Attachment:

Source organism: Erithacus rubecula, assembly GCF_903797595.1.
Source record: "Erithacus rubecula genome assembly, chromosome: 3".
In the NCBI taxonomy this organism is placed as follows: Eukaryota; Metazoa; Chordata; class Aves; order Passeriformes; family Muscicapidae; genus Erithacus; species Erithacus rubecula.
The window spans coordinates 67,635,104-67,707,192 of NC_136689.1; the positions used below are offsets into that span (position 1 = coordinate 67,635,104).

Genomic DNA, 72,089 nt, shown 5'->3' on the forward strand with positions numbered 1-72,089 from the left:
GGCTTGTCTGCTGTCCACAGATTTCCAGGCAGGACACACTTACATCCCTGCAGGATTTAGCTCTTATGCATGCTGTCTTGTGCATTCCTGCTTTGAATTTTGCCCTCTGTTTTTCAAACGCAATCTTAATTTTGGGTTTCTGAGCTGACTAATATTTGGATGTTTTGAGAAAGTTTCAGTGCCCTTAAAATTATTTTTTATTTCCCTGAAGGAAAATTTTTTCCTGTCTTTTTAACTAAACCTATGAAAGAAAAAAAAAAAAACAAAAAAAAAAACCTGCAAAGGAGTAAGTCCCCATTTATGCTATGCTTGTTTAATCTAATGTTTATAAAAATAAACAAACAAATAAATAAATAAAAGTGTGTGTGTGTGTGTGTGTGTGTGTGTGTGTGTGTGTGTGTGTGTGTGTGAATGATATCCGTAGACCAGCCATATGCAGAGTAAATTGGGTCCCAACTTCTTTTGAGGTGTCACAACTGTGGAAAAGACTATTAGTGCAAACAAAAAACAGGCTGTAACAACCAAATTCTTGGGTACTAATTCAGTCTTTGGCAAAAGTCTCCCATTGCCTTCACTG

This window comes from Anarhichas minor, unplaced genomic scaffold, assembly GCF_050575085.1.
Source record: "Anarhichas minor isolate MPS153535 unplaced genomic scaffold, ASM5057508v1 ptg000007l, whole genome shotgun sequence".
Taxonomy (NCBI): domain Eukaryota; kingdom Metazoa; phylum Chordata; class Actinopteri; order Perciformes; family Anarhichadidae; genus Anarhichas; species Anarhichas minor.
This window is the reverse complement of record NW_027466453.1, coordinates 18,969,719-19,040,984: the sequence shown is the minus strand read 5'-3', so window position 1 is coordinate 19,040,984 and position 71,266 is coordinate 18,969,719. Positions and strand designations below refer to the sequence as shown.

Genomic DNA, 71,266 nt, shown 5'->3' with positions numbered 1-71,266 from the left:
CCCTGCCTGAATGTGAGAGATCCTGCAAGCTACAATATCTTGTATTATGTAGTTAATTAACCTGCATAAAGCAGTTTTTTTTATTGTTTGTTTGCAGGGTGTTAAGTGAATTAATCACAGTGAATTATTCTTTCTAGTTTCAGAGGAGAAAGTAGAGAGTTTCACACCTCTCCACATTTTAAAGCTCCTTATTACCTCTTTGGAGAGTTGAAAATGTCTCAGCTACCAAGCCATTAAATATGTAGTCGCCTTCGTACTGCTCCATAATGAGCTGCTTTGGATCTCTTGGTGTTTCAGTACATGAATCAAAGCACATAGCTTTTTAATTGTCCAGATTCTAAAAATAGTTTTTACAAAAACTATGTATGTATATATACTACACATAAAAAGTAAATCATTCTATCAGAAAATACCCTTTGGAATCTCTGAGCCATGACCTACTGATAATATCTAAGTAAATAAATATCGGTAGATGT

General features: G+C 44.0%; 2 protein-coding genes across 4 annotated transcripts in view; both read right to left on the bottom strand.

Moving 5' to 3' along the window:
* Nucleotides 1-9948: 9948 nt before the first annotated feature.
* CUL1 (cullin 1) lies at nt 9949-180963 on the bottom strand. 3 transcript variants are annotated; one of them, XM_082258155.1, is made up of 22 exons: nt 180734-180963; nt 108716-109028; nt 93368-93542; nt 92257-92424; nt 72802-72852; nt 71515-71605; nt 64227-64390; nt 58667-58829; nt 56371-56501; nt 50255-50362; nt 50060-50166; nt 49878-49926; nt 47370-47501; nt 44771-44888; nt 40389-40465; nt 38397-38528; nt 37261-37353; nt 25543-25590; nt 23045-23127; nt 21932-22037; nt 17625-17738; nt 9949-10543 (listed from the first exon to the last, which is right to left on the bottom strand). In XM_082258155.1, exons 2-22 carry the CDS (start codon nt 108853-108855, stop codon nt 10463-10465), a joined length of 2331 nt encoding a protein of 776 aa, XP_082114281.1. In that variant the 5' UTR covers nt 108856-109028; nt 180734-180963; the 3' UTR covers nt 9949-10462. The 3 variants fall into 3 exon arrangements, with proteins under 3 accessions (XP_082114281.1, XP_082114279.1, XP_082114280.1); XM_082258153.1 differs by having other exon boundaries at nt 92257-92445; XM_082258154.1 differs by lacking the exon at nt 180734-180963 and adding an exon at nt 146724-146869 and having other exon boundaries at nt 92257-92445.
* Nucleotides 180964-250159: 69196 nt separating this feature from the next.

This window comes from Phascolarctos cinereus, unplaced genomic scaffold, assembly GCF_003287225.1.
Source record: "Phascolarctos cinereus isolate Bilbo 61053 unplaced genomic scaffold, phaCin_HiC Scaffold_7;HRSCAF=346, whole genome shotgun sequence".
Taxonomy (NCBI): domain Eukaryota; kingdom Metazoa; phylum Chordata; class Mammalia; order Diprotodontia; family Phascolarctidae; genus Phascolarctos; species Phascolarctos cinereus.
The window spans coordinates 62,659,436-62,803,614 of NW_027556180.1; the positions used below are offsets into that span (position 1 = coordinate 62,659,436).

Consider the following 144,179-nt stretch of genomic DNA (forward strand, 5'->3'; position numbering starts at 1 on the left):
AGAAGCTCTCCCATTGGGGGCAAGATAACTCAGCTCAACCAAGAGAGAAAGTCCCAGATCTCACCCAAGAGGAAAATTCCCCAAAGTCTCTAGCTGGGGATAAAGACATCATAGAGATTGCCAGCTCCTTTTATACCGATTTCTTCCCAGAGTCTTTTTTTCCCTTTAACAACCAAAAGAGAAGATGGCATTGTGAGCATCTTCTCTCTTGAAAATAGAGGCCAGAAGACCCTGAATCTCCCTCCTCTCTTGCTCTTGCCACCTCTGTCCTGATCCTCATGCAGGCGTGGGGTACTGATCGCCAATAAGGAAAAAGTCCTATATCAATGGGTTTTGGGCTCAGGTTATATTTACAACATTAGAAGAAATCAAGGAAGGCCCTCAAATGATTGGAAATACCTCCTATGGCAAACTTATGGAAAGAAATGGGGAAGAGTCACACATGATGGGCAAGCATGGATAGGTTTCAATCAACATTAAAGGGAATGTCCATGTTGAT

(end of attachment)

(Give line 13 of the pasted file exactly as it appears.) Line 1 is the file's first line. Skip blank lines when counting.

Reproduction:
General features: G+C 44.0%; 2 protein-coding genes across 4 annotated transcripts in view; both read right to left on the bottom strand.